Baroque music can be difficult to characterize, with composers ranging from the ubiquitous Johann Sebastian Bach to the obscure Heinrich Ignaz Franz von Biber. Guest conducting the Philharmonia Baroque Orchestra, Richard Egarr, aimed at striking a balance between celebrating the peculiarities of the period, while reinvigorating modern interest in the musical era.
Richard Egarr was a veritable triple-threat as the orchestra’s enthusiastic, oriental-robed conductor, an energetic harpsichordist and even a comedic emcee at Herbst Theatre last Friday. Such eccentric multi-tasking provided rich moments where he would have one hand commanding the keys of his harpsichord while using the other to emphatically gesture to his orchestra to the point of caricature. After these theatric performances, Egarr would rise and give what resembled a stand-up routine on baroque music theory, eliciting bourgeois guffaws from the audience’s resident music historians.
One of baroque music’s distinctive characteristics is its bottled, quirky sound (aged to obscure perfection) cultivated by the era’s antiquated instruments. In the performance was David Tayler’s prominently displayed theorbo, an instrument of the lute family that could be understood as the offspring of a guitar and a sitar with some harp in the family lineage. With all eyes fixated on this oddity, Tayler made grand gestures and authoritatively moved any encroaching music stands of neighboring cellists, clearly marking his domain. With two distinct headstocks, the instrument had an elusive auditory character ranging from the plucking of a delicate harp to the punchy strum of a banjo — giving the orchestra a flavor that was undeniably baroque.
At the same time, it is the very eccentricity of these instruments that stole away our attention from the rest of the orchestra, like a self-obsessed thespian hogging the limelight. While performing Thomas Arne’s “Concerto for Harpsichord No. 5 in G minor”, Egarr’s lightening-fast playing of his harpsichord, along with the instrument’s sharp electric twangs, silenced his conservative orchestral accompaniment. In these moments, Egarr struggled to find compositional balance as he was over-reliant on his own instrument, revealing a distinctively baroque obsession with harpsichordian fantasies.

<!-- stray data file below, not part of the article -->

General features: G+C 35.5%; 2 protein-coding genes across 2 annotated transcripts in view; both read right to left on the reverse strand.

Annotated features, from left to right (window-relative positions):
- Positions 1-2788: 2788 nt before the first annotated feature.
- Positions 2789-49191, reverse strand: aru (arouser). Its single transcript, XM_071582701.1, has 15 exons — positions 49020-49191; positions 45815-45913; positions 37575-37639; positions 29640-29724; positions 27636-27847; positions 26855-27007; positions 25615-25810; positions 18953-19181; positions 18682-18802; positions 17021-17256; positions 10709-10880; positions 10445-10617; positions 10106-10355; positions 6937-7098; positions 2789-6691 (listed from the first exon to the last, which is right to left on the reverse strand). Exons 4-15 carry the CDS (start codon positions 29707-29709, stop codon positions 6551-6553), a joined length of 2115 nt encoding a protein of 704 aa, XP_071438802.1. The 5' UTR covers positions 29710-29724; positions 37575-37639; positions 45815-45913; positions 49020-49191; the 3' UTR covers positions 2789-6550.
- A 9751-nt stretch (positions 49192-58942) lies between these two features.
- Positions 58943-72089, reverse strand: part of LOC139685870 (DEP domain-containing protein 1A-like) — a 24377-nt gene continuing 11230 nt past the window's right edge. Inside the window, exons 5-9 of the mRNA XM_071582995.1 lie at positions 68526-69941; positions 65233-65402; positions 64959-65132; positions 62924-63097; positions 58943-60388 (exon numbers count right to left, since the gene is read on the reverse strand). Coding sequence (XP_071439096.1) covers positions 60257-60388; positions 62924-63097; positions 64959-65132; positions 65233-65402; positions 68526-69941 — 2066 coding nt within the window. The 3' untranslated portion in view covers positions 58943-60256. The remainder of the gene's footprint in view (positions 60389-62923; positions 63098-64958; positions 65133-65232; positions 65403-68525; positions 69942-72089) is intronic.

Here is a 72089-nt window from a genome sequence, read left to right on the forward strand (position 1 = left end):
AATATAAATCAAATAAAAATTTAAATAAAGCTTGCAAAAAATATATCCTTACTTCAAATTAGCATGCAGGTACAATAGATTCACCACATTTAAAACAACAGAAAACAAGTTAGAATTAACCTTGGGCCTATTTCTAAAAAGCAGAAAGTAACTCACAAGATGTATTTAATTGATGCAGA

Still, Egarr’s enthusiasm moved the orchestra to musically narrate dramatic scenes, ripe with epic grandeur. In a piece by once soldier and composer William Lawes, the orchestra created vast landscapes with their rich, voluminous notes. In the first movement, “Fantazy No. 1,” we’re given the would-be accompaniment to a glorious sunrise just before battle. The audience was then marched into the thick of the fight with combating violinists playing competing scales with volleys of notes shot back and forth across the stage.
Egarr displayed exquisite control over the emotional direction of pieces, producing dynamic movements with fine-tuned transitions between pristine calms and violent crescendos. The orchestra’s rendition of Matthew Locke’s accompaniment to Shakespeare’s “The Tempest” commenced with quiet violin bows gracefully giving whole notes that hummed with a divine purity. These delicate sounds were directed by Egarr, who gestured with precise gentleness, as if he were carefully crocheting a scarf for the lead violinist. In a flash, the orchestra led the unsuspecting audience into torrents of eighth notes played at a furious pace. The remaining movements were left with a foreboding quality, balanced between deceptive tranquility and cataclysmic intensity.
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